What Is Permaculture?

Permaculture is a design system for creating habitats that meet our needs, while regenerating our surroundings. Permaculture seeks to establish a “permanent” system of “agriculture” that is rooted in a conscious and ethical design process, and has the ability to be sustained indefinitely. A permanent agriculture, based on ethics, is the cornerstone of a permanent culture.

Permaculture is used to create maximally productive landscapes by creating beneficial connections between different elements like water, plants, animals, and buildings. Using ecological design to create landscapes that mimic nature, we can provide abundant food, water, and medicine while regenerating the surrounding ecosystem.

Permaculture is based on three ethics: earth care, people care, and fair share.

The following resources are some of the best places to understand the foundations of permaculture.



CRMPI What Is Permaculture Thumbnail'What Is Permaculture?'
by Jerome Osentowski and Sandy Cruz
Courtesy of Central Rocky Mountain Permaculture Institute

Originally published at http://www.crmpi.org.




Essence of Permaculture Thumbnail'The Essence of Permaculture'
by David Holmgren
Courtesy of Richard Telford, David Holmgren, and David Arnold

Originally published at PermaculturePrinciples.com.





Video Introductions to Permaculture

What Is Permaculture Cornell Presentation''What is Permaculture?' Presentation'
by Steve Gabriel
Courtesy of Steve Gabriel, Cornell University

Originally published at Permaculture @ Cornell.






Books to Get You Started In Permaculture

Gaias Garden Thumbnail'Gaia's Garden: A Guide to Home-Scale Permaculture'
by Toby Hemenway

Available for loan from the Charleston County Public Library.

The first book published in the US in a generation to embrace ecological design of the home landscape, Gaia’s Garden is a snapshot of Permaculture in America at the turn of the century. Toby Hemenway is a scientist, trained in genetics, who shares with his readers his rapturous enjoyment of the garden.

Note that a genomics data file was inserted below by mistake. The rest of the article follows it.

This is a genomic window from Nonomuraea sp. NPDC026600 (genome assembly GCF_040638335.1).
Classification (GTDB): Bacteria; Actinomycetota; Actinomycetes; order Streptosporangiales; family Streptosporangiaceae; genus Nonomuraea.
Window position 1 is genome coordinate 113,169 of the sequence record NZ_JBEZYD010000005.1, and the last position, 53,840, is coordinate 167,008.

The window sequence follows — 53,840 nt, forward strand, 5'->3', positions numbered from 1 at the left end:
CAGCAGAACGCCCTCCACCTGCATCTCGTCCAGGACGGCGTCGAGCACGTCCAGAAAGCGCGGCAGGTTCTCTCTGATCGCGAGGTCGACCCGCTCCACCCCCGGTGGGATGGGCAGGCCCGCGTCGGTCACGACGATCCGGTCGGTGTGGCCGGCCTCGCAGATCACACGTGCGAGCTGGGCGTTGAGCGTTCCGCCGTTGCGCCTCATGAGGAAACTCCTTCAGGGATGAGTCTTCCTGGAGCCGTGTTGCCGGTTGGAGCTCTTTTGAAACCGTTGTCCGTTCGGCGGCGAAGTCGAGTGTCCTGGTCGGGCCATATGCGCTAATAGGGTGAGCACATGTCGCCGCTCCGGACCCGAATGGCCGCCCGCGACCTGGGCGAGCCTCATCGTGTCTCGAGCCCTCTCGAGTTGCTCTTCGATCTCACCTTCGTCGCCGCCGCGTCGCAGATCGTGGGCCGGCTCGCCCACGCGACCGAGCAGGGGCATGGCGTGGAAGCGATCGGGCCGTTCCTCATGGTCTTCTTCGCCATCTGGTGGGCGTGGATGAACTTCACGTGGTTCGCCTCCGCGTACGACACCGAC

Many people mistakenly think that ecological gardening—which involves growing a wide range of edible and other useful plants—can take place only on a large, multiacre scale. As Hemenway demonstrates, it’s fun and easy to create a “backyard ecosystem” by assembling communities of plants that can work cooperatively and perform a variety of functions, including: Building and maintaining soil fertility and structure Catching and conserving water in the landscape Providing habitat for beneficial insects, birds, and animals Growing an edible “forest” that yields seasonal fruits, nuts, and other foods

This revised and updated edition also features a new chapter on urban permaculture, designed especially for people in cities and suburbs who have very limited growing space. Whatever size yard or garden you have to work with, you can apply basic permaculture principles to make it more diverse, more natural, more productive, and more beautiful. Best of all, once it’s established, an ecological garden will reduce or eliminate most of the backbreaking work that’s needed to maintain the typical lawn and garden.





Intoduction to Permaculture Thumbnail'Introduction to Permaculture'
by Bill Mollison and Reny Mia Slay

Available through the Permaculture Activist Bookstore

The basic argument for permanent agriculture: how to feed and house yourself in any climate with the least use of land, energy, and repetitive labor. Author Bill Mollison is one of the original creators of the permaculture system. Topics in this book include:
– Energy-efficient site analysis, planning and design methods
– House placement and design for template, dryland and tropical regions
– Urban permaculture: garden layouts, land access and community funding systems
– Using fences, trellis, greenhouse and shadehouse to best effect
– Chicken and pig forage systems; tree crops and pasture integration for stock
– Orchards and home woodlots for temperate, arid and tropical climates
– Permaculture gardens: energy-saving designs and techniques
– How to influence microclimate around the house and garden
– Large section on selected plant species lists, with climate tolerance, heights and uses